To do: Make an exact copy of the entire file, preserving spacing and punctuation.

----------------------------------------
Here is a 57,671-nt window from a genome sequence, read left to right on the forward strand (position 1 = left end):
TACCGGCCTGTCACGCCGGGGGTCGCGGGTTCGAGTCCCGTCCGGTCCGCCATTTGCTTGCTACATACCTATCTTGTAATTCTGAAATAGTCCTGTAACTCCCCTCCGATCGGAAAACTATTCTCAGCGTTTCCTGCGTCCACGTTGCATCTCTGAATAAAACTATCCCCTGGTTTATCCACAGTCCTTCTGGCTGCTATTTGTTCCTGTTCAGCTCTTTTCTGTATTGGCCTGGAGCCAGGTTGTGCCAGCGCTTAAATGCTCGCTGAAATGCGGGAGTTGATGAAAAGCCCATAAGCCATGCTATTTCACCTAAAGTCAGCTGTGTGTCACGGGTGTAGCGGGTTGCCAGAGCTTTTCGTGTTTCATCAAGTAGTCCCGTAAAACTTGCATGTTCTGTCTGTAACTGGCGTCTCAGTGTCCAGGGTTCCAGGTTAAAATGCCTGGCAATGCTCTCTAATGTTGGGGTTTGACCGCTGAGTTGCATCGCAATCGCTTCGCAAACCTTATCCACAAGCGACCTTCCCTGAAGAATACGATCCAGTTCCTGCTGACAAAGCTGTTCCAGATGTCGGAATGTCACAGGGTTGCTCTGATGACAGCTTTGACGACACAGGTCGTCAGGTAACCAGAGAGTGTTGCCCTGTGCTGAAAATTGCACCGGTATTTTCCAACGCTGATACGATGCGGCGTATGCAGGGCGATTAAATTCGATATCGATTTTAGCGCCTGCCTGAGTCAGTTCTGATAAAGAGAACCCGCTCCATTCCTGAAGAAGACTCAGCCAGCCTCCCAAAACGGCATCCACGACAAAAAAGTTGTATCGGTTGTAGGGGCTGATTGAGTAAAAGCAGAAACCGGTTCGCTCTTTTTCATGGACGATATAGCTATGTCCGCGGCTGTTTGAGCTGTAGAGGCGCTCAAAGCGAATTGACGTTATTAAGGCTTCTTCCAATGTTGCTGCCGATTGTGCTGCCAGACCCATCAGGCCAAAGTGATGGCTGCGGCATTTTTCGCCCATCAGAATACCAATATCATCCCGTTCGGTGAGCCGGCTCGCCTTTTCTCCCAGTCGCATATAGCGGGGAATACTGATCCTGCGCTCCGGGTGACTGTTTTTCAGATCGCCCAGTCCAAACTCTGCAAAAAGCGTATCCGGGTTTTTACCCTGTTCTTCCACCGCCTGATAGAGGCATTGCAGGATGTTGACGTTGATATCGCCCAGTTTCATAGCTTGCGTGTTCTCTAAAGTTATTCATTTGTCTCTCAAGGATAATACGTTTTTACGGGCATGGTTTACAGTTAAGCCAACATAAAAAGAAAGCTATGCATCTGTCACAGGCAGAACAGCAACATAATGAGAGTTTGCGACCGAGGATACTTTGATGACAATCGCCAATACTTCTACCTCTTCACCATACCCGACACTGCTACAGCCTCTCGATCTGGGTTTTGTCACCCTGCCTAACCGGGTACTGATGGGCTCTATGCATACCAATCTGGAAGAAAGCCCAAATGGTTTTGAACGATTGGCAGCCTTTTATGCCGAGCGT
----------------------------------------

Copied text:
Here is a 57,671-nt window from a genome sequence, read left to right on the forward strand (position 1 = left end):
TACCGGCCTGTCACGCCGGGGGTCGCGGGTTCGAGTCCCGTCCGGTCCGCCATTTGCTTGCTACATACCTATCTTGTAATTCTGAAATAGTCCTGTAACTCCCCTCCGATCGGAAAACTATTCTCAGCGTTTCCTGCGTCCACGTTGCATCTCTGAATAAAACTATCCCCTGGTTTATCCACAGTCCTTCTGGCTGCTATTTGTTCCTGTTCAGCTCTTTTCTGTATTGGCCTGGAGCCAGGTTGTGCCAGCGCTTAAATGCTCGCTGAAATGCGGGAGTTGATGAAAAGCCCATAAGCCATGCTATTTCACCTAAAGTCAGCTGTGTGTCACGGGTGTAGCGGGTTGCCAGAGCTTTTCGTGTTTCATCAAGTAGTCCCGTAAAACTTGCATGTTCTGTCTGTAACTGGCGTCTCAGTGTCCAGGGTTCCAGGTTAAAATGCCTGGCAATGCTCTCTAATGTTGGGGTTTGACCGCTGAGTTGCATCGCAATCGCTTCGCAAACCTTATCCACAAGCGACCTTCCCTGAAGAATACGATCCAGTTCCTGCTGACAAAGCTGTTCCAGATGTCGGAATGTCACAGGGTTGCTCTGATGACAGCTTTGACGACACAGGTCGTCAGGTAACCAGAGAGTGTTGCCCTGTGCTGAAAATTGCACCGGTATTTTCCAACGCTGATACGATGCGGCGTATGCAGGGCGATTAAATTCGATATCGATTTTAGCGCCTGCCTGAGTCAGTTCTGATAAAGAGAACCCGCTCCATTCCTGAAGAAGACTCAGCCAGCCTCCCAAAACGGCATCCACGACAAAAAAGTTGTATCGGTTGTAGGGGCTGATTGAGTAAAAGCAGAAACCGGTTCGCTCTTTTTCATGGACGATATAGCTATGTCCGCGGCTGTTTGAGCTGTAGAGGCGCTCAAAGCGAATTGACGTTATTAAGGCTTCTTCCAATGTTGCTGCCGATTGTGCTGCCAGACCCATCAGGCCAAAGTGATGGCTGCGGCATTTTTCGCCCATCAGAATACCAATATCATCCCGTTCGGTGAGCCGGCTCGCCTTTTCTCCCAGTCGCATATAGCGGGGAATACTGATCCTGCGCTCCGGGTGACTGTTTTTCAGATCGCCCAGTCCAAACTCTGCAAAAAGCGTATCCGGGTTTTTACCCTGTTCTTCCACCGCCTGATAGAGGCATTGCAGGATGTTGACGTTGATATCGCCCAGTTTCATAGCTTGCGTGTTCTCTAAAGTTATTCATTTGTCTCTCAAGGATAATACGTTTTTACGGGCATGGTTTACAGTTAAGCCAACATAAAAAGAAAGCTATGCATCTGTCACAGGCAGAACAGCAACATAATGAGAGTTTGCGACCGAGGATACTTTGATGACAATCGCCAATACTTCTACCTCTTCACCATACCCGACACTGCTACAGCCTCTCGATCTGGGTTTTGTCACCCTGCCTAACCGGGTACTGATGGGCTCTATGCATACCAATCTGGAAGAAAGCCCAAATGGTTTTGAACGATTGGCAGCCTTTTATGCCGAGCGT